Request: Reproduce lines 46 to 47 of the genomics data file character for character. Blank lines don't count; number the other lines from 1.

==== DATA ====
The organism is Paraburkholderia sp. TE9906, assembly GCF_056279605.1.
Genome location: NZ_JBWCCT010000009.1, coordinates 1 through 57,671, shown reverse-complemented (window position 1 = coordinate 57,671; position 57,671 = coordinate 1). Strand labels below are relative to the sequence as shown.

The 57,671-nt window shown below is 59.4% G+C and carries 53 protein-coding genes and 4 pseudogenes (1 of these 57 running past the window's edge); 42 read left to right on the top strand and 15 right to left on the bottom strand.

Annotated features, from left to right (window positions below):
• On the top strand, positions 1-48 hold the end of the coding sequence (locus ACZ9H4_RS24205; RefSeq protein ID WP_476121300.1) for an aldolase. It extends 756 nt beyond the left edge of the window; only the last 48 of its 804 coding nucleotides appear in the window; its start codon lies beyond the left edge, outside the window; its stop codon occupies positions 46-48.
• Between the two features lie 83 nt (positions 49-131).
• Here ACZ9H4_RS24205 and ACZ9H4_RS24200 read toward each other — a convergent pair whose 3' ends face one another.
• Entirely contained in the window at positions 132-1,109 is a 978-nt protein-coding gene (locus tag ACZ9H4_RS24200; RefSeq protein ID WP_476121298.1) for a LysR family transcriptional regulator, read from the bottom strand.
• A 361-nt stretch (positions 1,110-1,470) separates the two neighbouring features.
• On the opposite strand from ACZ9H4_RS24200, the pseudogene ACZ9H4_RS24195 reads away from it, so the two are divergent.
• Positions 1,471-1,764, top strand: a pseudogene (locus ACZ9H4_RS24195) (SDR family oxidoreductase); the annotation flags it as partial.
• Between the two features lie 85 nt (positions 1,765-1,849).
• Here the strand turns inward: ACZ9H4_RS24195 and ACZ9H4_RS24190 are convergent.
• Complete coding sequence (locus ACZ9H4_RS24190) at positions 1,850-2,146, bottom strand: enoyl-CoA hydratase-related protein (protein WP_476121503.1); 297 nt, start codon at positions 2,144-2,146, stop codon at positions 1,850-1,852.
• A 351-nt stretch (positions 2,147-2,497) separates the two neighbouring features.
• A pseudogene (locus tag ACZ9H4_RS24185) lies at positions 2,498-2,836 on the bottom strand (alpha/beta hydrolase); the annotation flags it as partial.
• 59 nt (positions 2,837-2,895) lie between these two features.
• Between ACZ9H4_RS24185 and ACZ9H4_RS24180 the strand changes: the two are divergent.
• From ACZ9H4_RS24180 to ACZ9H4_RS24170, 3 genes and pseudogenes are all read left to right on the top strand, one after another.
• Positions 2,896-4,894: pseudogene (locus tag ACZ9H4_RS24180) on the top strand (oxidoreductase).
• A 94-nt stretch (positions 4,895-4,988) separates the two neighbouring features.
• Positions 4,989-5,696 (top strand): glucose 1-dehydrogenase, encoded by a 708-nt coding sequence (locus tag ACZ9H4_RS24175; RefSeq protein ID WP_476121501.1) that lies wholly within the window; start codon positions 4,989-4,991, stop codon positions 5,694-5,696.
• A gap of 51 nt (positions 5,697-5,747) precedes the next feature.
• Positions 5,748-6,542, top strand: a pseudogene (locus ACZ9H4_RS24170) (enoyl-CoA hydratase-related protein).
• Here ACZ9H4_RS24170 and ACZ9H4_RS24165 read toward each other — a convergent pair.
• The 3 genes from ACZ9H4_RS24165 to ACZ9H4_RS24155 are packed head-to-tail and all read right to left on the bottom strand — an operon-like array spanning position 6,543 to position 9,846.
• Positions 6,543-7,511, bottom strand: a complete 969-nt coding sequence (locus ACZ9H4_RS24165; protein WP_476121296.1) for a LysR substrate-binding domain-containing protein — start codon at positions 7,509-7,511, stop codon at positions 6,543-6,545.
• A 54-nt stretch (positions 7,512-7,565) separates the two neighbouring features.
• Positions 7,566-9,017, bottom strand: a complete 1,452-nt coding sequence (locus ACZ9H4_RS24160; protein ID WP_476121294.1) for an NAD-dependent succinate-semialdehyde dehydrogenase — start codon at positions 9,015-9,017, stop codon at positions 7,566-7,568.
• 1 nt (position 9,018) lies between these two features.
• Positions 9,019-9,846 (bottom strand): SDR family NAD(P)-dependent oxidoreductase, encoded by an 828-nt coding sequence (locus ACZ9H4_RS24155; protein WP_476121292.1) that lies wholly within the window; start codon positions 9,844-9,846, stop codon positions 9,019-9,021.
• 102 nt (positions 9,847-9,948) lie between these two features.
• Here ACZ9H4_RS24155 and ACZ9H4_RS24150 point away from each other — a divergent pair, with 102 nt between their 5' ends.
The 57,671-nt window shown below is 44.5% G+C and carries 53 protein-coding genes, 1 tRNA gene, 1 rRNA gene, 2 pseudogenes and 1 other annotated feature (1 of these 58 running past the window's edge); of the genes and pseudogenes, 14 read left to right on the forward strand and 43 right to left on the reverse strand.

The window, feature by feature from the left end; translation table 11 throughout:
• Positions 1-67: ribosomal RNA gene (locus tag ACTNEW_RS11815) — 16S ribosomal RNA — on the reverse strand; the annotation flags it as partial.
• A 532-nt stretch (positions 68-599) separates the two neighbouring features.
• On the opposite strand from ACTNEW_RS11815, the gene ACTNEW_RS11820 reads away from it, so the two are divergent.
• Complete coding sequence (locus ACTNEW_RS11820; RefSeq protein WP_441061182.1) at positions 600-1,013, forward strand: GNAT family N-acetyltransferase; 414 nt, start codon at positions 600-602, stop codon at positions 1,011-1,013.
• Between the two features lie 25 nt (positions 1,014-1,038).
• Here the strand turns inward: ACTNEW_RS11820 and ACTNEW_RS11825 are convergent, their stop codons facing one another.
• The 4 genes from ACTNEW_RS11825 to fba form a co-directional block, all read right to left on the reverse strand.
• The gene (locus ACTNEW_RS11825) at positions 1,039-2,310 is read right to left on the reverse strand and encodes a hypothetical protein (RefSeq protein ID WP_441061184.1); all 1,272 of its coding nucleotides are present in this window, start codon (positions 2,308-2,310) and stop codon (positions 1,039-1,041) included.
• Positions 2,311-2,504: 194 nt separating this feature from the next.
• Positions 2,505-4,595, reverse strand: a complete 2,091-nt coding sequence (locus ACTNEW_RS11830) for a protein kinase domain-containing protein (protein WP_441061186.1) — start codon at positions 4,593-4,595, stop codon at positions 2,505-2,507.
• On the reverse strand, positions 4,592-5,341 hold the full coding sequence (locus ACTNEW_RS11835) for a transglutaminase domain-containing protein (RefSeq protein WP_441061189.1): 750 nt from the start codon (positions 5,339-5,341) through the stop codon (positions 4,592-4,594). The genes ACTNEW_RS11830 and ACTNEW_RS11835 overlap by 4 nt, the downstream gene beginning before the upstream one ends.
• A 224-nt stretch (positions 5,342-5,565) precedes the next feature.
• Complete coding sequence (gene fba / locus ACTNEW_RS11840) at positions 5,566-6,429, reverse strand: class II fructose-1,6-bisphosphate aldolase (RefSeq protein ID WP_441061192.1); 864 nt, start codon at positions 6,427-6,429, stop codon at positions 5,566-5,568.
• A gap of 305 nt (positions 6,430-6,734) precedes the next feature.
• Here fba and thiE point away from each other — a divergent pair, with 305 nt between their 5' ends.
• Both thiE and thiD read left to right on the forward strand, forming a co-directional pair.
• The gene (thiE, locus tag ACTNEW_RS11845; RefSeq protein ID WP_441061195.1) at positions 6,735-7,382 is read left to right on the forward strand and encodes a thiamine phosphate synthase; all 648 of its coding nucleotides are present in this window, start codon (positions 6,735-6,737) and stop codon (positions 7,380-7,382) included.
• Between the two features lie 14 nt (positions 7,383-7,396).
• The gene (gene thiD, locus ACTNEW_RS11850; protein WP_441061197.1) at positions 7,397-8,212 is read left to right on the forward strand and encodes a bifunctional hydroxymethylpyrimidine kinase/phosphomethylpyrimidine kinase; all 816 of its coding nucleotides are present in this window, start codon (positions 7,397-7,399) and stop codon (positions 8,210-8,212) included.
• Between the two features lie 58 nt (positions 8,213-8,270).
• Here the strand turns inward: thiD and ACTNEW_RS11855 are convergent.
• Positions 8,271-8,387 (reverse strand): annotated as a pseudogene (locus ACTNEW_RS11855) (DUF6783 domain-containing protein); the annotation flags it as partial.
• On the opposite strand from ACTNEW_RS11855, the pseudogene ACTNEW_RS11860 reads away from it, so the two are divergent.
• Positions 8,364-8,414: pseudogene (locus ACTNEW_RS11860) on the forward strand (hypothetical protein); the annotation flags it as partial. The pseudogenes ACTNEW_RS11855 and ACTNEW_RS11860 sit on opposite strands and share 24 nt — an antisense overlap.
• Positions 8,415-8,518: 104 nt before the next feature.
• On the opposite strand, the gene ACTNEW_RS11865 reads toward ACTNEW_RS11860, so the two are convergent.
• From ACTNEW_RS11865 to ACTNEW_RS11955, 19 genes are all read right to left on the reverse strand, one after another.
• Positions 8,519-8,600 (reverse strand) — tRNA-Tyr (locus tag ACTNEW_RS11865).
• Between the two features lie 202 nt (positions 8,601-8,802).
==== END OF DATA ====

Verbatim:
• On the reverse strand, positions 4,592-5,341 hold the full coding sequence (locus ACTNEW_RS11835) for a transglutaminase domain-containing protein (RefSeq protein WP_441061189.1): 750 nt from the start codon (positions 5,339-5,341) through the stop codon (positions 4,592-4,594). The genes ACTNEW_RS11830 and ACTNEW_RS11835 overlap by 4 nt, the downstream gene beginning before the upstream one ends.
• A 224-nt stretch (positions 5,342-5,565) precedes the next feature.